7. Fisher B, Redmond C, Poisson R, et al. Eight year results of a randomised controlled study comparing total ­radical mastectomy and lumpectomy with or without radiation in the ­treatment of breast cancer. N Engl J Med 1989;320:822-8.
  8. Collaborative Group on Hormonal Factor in Breast Cancer. Breast cancer and hormone replacement therapy: collaborative reanalysis of data from 51 epidemiological studies of 52,705 women with breast cancer and 108,411 women without cancer. Lancet 1997;350:1047-59.
  9. Austoker J, Mansel R, Baum M, Sainsbury R, Hobbs R. Guidelines for referral of patients with breast problems. 2nd edn. Sheffield: NHSBSP; 1999.
  10. Expert Advisory Group on Cancer. A policy framework for commissioning cancer services [Calman-Hine report]. London: Department of Health; 1995.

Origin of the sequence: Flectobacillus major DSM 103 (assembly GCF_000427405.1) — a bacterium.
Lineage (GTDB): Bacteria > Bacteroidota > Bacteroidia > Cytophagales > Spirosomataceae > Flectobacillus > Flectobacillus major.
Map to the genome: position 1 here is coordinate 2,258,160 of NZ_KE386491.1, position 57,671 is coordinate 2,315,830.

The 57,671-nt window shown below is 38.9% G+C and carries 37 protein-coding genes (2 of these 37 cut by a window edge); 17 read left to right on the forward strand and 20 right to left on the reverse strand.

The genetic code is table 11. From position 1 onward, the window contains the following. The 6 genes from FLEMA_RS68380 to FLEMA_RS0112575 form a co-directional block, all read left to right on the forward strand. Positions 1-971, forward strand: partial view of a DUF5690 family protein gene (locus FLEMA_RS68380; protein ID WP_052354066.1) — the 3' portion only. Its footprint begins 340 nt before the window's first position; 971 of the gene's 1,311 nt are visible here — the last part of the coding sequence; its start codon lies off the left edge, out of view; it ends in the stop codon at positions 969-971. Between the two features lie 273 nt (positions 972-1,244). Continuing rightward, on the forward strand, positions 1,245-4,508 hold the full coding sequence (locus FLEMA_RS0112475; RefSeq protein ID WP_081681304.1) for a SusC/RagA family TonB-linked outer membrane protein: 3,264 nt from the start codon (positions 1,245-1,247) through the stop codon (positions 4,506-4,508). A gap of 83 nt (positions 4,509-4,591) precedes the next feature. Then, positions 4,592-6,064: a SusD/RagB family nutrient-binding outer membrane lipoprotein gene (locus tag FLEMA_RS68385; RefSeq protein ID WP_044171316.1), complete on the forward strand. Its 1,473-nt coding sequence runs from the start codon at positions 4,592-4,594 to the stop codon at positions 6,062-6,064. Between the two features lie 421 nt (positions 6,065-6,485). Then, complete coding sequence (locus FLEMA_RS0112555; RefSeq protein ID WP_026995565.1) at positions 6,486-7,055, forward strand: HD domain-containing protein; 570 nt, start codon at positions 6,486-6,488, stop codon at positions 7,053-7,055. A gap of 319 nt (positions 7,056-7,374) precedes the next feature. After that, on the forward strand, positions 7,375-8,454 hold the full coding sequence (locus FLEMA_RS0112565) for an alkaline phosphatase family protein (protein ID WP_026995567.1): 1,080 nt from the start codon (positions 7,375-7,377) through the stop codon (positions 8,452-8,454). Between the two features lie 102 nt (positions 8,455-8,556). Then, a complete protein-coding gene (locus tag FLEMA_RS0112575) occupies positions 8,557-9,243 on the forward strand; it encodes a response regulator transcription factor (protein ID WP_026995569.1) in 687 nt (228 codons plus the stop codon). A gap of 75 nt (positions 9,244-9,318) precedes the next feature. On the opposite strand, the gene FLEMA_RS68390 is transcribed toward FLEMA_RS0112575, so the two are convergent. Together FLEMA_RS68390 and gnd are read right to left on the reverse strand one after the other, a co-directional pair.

11. Department of Health. Clinical examination of the breast. Joint CMO/CNO Advisory Letter. London: Department of Health; 1998.
  12. RCN. Breast palpation and breast awareness: guidelines for practice in issues in nursing and health. No. 35. London: RCN; 1999.

Resources
Breast Care Campaign
W:www.breastcare.co.uk
RCN Breast Care Nurse Forum
W:www.rcn.org.uk
Cancer BACUP
W:www.cancerbacup.org.uk
Breast Cancer Care
W:www.breastcancercare.org.uk
British Association of Surgical Oncology
Breast Care Group
W:www.baso.org

Study days/conferences
28-30 June 2001
A Journey through Cancer: Nurses Collaborate York
Contact:Adam Berthoud
RCN Conference Unit
E:jointcancer@rcn.org.uk
December 2001
Breast Care Nursing Annual Conference
Harrogate